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EGYPTIANS, CARTHAGINIANS, ASSYRIANS,
LATE PRINCIPAL OF
By M. ROLLIN,
THE UNIVERSITY OF PARIS, PROFESSOR OF ELOQUENCE
Translated from the French.
IN EIGHT VOLUMES.
THE FOURTEENTH EDITION,
REVISED, CORRECTED, AND ILLUSTRATED WITH
A SET OF MAPS.
PRINTED FOR F. C. AND J. RIVINGTON; J. NUNN; J. CUTHELL; LONGMAN
G. MACKIE; E. EDWARDS; G. AND W. B. WHITTAKER; R. SAUNDERS ;
Paris, 3 Sept. 1729.
I HAVE read, by order of the Lord-Keeper, a manuscript, entitled, The Ancient History, of the Egyptians, Carthaginians, Assyrians, Babylonians, Medes, Persians, Macedonians, and Greeks, &c. In this work appear the same principles of religion, of probity, and the same happy endeavours to improve the minds of youth, which are so conspicuous in all the writings of this author. The present work is not confined merely to the instruction of young people, but may be of service to all persons in general, who will now have an opportunity of reading, in their native tongue, a great number of curious events, which before were known to few except the learned.
THE Proprietors of this edition of Rollin's Ancient History beg leave to inform the public, that it was published by the author at different times, and, as he himself acknowledges, upon no certain plan of execution. This rendered it necessary for him to prefix a particular preface or introduction to each publication; but the whole being now completed, the editors have combined all his introductions into one, and have omitted such passages as were either superfluous or redundant.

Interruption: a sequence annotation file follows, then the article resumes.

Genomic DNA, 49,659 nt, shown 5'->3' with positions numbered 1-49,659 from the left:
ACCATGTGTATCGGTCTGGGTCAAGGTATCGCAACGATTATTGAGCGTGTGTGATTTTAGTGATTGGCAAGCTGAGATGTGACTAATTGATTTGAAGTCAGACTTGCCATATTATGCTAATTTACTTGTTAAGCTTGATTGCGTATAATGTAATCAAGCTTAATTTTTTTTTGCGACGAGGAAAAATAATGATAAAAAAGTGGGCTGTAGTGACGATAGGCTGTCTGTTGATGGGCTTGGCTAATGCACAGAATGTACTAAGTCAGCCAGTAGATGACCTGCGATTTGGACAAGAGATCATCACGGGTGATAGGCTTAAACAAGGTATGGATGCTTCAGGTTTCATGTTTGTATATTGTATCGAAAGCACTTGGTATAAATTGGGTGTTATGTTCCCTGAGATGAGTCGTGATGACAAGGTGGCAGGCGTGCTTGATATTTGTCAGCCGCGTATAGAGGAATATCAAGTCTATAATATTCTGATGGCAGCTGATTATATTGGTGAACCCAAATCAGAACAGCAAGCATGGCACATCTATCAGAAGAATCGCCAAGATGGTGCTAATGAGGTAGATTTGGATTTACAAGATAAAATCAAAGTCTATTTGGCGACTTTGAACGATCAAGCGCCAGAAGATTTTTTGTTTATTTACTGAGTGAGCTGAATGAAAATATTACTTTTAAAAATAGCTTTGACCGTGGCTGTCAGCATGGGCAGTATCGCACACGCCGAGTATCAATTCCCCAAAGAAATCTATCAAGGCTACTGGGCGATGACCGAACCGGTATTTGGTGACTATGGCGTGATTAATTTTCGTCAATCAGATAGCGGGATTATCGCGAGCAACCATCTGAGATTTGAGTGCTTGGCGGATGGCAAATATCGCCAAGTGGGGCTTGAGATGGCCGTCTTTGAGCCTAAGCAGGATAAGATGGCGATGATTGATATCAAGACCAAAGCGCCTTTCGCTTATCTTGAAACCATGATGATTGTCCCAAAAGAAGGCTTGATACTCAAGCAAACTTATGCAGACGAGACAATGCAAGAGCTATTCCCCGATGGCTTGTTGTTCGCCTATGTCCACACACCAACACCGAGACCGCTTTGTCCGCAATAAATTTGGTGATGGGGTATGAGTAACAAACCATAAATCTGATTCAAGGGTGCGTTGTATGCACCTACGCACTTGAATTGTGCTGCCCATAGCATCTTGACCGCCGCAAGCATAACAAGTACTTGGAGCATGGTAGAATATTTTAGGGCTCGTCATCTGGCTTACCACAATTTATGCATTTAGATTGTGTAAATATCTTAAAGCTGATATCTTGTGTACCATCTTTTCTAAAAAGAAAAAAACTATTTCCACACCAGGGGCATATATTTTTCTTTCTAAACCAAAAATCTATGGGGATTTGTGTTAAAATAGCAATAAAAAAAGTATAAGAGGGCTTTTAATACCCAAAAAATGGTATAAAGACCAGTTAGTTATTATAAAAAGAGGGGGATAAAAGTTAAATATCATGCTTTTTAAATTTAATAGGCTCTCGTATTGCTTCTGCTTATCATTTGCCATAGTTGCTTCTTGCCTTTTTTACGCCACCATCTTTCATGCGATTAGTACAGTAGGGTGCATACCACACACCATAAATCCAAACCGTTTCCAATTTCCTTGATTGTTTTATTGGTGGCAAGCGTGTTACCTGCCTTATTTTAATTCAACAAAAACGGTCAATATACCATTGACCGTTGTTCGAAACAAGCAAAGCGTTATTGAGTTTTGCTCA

Upon a most careful perusal of the author's general preface, they were in some doubt whether the same might not be entirely suppressed without any detriment to the work. The reputation of the author, the piety of his sentiments, which clash with no profession, even of Protestant Christianity, and the benevolence of his intention, determined them to give it to the public with but a very few alterations, which they dare to say M. Rollin would have approved of had he been now alive and in this country.
From the desultory manner in which the original was first published, as already mentioned, the editors found it expedient to give the author's intro